Contributed by Rich Wilhelm, Laurel Hill Cemetery Tour Guide.
If you were to take a poll of the tour guides at Laurel Hill Cemetery, chances are that Sarah Josepha Hale would emerge as a favorite “permanent resident” at the cemetery. Once you learn a bit about her, you’ll love her as well.
Sarah Hale was born in Newport, New Hampshire in 1788. Sarah married David Hale in 1813. They had five children together, but David died in 1822.
After publishing a book of poetry sponsored by her late husband’s Freemason lodge, Hale wrote a novel, Northwood: Life North and South, that was published in 1827. One of the earliest novels to describe slavery in the United States, Northwood attracted a considerable amount of attention and launched Hale’s literary career.
While Northwood’s anti-slavery sentiment makes the novel historically significant, the book also includes a depiction of a traditional New England Thanksgiving. While Hale doesn’t describe football games or Black Friday sales, details in her description will still resonate with modern readers:
“The roasted turkey took precedence on this occasion, being placed at the head of the table; and well did it become it’s lordly station, sending forth the rich odour of its savoury stuffing, and finely covered with the frost of the basting. At the foot of the board a surloin of beef, flanked on either side by a leg of pork and joint of mutton, seemed placed as a bastion to defend innumerable bowls of gravy and plates of vegetables disposed in that quarter. A goose and a pair of ducklings occupied side stations on the table, the middle being graced, as it always is on such occasions by that rich burgomaster of the provisions, called a chicken pie. This pie, which is whole formed of the choicest parts of fowls, enriched and seasoned with a profusion of butter and pepper, and covered with an excellent puff paste, is, like the celebrated pumpkin pie, an indispensable part of a good and true Yankee Thanksgiving: the size of the pie usually denoting the gratitude of the party who prepares the feast.”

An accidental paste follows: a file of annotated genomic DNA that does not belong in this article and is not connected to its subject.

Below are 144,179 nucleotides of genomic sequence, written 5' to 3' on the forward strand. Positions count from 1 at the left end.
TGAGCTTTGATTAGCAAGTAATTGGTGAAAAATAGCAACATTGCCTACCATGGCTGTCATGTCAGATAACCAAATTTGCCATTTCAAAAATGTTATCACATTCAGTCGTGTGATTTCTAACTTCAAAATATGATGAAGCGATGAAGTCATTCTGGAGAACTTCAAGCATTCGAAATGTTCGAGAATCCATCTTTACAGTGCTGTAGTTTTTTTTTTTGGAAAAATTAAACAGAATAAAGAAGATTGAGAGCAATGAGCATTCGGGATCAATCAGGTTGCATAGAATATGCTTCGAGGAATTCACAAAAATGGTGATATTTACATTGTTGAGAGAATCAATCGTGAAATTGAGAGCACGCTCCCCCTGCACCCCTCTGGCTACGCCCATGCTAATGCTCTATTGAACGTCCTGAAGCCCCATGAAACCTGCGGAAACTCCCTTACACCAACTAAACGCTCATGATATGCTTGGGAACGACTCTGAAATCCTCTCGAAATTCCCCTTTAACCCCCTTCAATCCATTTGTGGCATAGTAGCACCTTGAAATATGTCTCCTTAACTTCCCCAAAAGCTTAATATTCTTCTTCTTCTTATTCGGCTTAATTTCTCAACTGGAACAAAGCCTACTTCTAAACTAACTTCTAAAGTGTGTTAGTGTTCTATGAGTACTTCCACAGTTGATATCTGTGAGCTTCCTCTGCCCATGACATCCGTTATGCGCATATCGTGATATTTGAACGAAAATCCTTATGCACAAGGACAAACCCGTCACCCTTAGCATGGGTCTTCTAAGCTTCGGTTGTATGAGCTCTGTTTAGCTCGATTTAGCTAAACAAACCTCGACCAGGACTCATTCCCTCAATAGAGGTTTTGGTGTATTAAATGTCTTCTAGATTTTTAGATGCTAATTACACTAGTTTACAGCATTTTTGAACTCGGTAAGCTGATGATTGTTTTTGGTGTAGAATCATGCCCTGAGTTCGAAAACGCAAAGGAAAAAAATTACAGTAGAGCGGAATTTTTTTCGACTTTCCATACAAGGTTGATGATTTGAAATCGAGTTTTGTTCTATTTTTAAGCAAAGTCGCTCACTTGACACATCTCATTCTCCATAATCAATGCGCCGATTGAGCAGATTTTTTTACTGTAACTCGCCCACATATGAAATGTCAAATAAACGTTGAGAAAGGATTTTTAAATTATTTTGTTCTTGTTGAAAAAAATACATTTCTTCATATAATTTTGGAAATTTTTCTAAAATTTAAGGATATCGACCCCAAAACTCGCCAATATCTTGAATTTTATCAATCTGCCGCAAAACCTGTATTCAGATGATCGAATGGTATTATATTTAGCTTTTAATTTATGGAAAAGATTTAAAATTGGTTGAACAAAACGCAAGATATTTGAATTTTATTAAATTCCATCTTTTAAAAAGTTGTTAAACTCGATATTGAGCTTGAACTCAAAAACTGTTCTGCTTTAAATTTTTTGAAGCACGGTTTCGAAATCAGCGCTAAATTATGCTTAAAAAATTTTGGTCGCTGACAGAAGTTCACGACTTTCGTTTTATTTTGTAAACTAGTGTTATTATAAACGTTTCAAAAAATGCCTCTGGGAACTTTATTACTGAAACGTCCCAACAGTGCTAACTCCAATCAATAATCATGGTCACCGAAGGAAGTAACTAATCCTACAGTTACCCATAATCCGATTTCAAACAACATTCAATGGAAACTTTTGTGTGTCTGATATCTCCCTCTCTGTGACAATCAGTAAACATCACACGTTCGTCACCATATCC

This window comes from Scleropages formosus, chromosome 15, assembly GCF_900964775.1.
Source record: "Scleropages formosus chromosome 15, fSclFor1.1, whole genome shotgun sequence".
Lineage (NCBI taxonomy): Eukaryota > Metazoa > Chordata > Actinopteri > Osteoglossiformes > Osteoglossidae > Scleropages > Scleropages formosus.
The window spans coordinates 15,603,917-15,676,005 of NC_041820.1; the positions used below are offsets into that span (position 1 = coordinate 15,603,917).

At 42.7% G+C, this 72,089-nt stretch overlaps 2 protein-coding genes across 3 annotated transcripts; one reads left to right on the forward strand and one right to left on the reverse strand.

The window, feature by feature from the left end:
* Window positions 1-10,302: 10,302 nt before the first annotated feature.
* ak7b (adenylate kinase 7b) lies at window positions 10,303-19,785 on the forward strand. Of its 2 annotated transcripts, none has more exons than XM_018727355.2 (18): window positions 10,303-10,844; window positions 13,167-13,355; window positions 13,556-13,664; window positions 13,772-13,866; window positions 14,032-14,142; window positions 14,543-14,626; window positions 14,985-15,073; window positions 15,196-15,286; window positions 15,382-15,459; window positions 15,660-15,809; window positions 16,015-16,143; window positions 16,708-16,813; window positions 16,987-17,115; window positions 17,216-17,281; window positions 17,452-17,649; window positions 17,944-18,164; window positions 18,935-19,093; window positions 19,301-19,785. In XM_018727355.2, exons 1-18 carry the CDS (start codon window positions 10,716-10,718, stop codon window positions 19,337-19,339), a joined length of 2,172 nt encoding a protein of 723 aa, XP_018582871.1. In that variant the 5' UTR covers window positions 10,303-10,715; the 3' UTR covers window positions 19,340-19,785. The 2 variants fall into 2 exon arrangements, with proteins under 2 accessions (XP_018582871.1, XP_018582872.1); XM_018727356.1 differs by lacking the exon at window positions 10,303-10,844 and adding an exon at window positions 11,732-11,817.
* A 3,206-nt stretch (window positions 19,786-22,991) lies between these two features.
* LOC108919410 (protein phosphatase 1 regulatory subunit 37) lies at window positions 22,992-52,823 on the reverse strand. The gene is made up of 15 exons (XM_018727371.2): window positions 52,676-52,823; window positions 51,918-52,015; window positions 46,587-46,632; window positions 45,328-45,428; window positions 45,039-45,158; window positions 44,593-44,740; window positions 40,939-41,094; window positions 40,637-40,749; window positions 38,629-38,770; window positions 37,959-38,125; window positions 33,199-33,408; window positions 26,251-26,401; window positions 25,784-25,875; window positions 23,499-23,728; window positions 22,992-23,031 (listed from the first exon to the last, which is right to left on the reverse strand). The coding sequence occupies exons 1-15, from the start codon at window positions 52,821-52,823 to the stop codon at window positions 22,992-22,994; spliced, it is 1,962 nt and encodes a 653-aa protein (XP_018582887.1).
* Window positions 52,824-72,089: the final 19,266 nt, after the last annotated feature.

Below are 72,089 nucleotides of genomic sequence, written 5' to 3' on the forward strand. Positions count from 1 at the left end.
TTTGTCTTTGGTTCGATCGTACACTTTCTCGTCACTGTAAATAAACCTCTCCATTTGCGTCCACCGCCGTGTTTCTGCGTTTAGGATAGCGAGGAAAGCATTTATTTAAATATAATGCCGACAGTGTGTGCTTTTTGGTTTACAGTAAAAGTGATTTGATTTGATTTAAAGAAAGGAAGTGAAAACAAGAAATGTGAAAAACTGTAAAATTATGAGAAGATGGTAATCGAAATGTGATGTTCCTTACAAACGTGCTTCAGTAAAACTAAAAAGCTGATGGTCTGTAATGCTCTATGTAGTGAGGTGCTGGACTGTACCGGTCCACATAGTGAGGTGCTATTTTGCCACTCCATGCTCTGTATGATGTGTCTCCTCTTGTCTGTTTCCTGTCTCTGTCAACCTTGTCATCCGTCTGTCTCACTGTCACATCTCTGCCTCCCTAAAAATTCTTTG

The success of Northwood ultimately led to Hale becoming the editor of Godey’s Lady’s Book, which was one of the most important journals in 19th century America. Hale kept this position the rest of her life. She used her influence wisely, raising money for a monument to be placed at the battle of Bunker Hill, and publicizing the efforts of women’s group to save George Washington’s home, Mount Vernon, from falling into disrepair (the same group still runs Mount Vernon).
Perhaps most significantly, Hale reached back to her Thanksgiving description in Northwood and wrote to five U.S. presidents in a row, requesting that each of them declare Thanksgiving a national holiday. Abraham Lincoln was the president who finally listened, proclaiming the national holiday in 1863.
We owe our Thanksgiving holiday to Sarah Hale, but that’s not all! Sarah Hale also wrote light verse poetry, including a poem whose first lines all of us recognize:
“Mary had a little lamb/Her fleece was white as snow.”
Thank you, Sarah Hale!
Sarah Josepha Hale is buried in Section X, Lot 61.